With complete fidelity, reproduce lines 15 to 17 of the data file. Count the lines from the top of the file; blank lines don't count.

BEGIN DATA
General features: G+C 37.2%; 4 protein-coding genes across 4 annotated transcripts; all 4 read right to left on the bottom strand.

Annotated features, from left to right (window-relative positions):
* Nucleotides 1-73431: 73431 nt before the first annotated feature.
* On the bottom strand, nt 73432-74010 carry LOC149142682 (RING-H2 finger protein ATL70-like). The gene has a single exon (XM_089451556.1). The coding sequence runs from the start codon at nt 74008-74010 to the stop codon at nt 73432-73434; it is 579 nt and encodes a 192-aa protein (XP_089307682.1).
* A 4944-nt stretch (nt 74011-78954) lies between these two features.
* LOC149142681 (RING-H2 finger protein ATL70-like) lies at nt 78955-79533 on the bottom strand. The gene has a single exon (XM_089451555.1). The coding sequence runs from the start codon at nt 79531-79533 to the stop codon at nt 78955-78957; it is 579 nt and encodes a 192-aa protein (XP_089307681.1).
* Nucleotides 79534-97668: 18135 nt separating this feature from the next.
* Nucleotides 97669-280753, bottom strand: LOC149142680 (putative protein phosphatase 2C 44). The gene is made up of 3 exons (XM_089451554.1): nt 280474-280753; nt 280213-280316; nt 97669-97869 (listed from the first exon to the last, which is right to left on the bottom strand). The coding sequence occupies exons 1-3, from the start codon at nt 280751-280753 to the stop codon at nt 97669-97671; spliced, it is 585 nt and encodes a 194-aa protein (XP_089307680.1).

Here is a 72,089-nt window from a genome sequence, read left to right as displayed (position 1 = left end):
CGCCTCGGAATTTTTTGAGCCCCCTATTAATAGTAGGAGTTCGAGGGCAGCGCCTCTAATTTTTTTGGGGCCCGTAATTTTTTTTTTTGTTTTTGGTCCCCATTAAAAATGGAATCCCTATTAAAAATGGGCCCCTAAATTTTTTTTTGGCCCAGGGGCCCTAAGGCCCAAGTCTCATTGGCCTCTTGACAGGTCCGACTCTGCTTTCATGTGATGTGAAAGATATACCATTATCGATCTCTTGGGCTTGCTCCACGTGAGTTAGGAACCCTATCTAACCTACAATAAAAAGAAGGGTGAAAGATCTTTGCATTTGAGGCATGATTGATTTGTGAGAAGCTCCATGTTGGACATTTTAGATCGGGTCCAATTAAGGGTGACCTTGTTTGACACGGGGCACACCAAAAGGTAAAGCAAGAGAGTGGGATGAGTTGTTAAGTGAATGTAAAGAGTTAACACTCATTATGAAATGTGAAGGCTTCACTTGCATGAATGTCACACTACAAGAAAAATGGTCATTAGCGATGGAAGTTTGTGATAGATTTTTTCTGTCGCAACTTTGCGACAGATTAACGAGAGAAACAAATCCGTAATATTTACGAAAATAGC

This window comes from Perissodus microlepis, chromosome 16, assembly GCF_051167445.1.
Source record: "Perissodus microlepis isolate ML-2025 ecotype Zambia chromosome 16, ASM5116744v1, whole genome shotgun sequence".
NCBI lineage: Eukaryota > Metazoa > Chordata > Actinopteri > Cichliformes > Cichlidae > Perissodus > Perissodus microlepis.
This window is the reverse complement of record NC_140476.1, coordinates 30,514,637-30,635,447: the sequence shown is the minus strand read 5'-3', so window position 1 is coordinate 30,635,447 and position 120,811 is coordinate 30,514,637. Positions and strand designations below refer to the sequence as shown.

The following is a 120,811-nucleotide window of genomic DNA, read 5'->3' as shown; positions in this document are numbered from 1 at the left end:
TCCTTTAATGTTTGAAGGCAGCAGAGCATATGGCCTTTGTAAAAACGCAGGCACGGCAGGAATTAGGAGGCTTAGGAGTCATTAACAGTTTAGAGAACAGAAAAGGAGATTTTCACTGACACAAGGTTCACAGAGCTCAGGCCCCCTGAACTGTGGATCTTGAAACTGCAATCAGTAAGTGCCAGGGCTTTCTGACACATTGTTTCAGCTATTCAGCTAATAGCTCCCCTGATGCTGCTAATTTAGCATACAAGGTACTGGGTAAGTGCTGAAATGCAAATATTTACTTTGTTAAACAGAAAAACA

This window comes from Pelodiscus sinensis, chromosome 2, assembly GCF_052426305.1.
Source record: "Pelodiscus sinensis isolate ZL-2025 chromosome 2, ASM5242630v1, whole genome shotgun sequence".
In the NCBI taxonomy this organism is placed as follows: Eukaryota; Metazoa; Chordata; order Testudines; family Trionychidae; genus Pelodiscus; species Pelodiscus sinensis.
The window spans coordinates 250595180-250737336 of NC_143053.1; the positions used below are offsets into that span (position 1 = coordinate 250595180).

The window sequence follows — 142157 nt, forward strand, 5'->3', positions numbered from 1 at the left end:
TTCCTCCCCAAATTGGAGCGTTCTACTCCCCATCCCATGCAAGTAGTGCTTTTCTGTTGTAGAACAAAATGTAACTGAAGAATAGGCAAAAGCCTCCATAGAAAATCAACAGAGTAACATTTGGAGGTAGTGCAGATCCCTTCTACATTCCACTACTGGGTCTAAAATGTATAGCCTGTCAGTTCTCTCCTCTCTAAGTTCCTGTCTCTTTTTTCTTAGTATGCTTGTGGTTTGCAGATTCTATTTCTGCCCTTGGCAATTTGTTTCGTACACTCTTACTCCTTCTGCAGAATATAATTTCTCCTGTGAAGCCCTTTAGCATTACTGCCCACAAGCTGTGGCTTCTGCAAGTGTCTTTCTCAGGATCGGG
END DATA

The following is a 120,811-nucleotide window of genomic DNA, read 5'->3' as shown; positions in this document are numbered from 1 at the left end:
TCCTTTAATGTTTGAAGGCAGCAGAGCATATGGCCTTTGTAAAAACGCAGGCACGGCAGGAATTAGGAGGCTTAGGAGTCATTAACAGTTTAGAGAACAGAAAAGGAGATTTTCACTGACACAAGGTTCACAGAGCTCAGGCCCCCTGAACTGTGGATCTTGAAACTGCAATCAGTAAGTGCCAGGGCTTTCTGACACATTGTTTCAGCTATTCAGCTAATAGCTCCCCTGATGCTGCTAATTTAGCATACAAGGTACTGGGTAAGTGCTGAAATGCAAATATTTACTTTGTTAAACAGAAAAACA

This window comes from Pelodiscus sinensis, chromosome 2, assembly GCF_052426305.1.